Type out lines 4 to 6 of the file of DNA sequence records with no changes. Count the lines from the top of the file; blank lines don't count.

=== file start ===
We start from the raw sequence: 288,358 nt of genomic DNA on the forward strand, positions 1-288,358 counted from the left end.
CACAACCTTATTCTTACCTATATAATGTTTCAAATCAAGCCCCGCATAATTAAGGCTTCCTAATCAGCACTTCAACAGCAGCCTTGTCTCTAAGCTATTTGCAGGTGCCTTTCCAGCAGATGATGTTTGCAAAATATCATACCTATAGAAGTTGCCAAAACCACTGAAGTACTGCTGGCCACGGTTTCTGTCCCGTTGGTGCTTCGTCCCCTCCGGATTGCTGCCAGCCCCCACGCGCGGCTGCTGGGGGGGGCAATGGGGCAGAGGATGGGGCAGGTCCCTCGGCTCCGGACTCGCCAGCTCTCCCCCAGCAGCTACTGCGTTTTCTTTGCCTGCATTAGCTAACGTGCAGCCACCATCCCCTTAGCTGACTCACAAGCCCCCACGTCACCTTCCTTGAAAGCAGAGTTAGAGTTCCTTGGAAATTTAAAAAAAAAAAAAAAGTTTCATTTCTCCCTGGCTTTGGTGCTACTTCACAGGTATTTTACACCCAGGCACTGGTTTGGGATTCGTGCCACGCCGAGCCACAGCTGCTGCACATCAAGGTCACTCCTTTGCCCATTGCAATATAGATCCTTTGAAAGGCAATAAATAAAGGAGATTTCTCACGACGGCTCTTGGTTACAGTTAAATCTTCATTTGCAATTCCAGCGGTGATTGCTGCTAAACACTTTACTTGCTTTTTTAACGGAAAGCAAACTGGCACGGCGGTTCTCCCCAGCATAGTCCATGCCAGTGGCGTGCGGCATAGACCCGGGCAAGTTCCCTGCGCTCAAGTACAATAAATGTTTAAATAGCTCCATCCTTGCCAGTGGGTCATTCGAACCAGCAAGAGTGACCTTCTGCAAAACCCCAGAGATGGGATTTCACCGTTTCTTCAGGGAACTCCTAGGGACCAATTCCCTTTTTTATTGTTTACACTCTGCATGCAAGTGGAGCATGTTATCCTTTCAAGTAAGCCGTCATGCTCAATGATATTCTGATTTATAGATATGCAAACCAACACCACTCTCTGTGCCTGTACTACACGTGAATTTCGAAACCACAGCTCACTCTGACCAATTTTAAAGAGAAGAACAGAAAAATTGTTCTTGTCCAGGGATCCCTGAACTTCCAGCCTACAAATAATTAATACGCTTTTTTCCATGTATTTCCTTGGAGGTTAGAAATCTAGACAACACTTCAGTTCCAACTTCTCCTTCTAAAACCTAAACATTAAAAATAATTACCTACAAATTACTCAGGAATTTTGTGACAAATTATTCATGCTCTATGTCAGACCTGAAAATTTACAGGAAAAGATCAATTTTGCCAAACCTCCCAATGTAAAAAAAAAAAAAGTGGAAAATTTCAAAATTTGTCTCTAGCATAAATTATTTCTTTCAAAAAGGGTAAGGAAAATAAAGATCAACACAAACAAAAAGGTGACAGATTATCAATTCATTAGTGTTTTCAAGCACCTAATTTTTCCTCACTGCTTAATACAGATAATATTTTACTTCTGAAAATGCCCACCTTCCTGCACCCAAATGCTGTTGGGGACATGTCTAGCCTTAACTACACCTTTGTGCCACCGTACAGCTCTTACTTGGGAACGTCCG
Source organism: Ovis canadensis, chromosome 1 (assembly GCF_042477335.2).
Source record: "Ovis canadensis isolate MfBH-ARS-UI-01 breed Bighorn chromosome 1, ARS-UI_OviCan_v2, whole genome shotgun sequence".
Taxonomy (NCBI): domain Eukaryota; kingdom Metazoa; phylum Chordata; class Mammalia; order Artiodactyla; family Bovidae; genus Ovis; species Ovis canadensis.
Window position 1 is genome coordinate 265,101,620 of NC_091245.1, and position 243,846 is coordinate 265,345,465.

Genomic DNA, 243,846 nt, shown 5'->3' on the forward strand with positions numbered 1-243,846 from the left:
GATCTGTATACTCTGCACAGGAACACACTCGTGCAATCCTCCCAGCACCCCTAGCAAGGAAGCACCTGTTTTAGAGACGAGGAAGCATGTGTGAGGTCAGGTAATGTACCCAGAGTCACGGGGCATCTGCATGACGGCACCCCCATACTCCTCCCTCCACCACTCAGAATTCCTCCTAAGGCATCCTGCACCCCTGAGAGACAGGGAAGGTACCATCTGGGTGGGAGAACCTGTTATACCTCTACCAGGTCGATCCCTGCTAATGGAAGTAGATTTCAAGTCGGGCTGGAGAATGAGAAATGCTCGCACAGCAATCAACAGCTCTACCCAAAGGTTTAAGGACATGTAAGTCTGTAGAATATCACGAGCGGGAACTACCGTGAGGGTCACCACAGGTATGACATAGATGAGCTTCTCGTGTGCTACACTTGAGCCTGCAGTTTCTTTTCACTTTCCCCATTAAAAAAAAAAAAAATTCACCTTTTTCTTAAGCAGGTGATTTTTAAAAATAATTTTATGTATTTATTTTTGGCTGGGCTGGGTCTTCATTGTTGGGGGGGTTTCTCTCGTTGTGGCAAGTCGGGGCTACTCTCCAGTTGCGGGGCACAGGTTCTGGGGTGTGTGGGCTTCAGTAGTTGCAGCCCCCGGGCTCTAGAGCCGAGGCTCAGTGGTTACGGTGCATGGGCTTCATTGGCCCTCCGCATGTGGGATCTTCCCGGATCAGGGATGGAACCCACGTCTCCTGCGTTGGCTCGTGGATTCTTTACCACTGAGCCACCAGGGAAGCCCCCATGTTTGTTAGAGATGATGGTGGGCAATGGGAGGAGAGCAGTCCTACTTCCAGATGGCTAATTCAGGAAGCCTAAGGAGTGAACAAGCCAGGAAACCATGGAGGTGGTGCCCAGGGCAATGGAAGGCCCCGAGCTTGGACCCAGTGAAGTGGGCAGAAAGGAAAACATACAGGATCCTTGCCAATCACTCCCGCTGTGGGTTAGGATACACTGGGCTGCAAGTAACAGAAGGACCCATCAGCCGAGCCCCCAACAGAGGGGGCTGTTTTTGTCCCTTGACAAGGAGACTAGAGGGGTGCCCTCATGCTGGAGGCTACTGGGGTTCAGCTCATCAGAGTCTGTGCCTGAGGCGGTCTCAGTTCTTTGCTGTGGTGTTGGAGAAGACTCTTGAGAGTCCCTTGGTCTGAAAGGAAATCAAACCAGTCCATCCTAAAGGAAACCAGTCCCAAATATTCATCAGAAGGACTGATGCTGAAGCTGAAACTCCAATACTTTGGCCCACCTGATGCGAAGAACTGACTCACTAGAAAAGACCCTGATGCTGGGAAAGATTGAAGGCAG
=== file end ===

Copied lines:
Source record: "Ovis canadensis isolate MfBH-ARS-UI-01 breed Bighorn chromosome 1, ARS-UI_OviCan_v2, whole genome shotgun sequence".
Taxonomy (NCBI): domain Eukaryota; kingdom Metazoa; phylum Chordata; class Mammalia; order Artiodactyla; family Bovidae; genus Ovis; species Ovis canadensis.
Window position 1 is genome coordinate 265,101,620 of NC_091245.1, and position 243,846 is coordinate 265,345,465.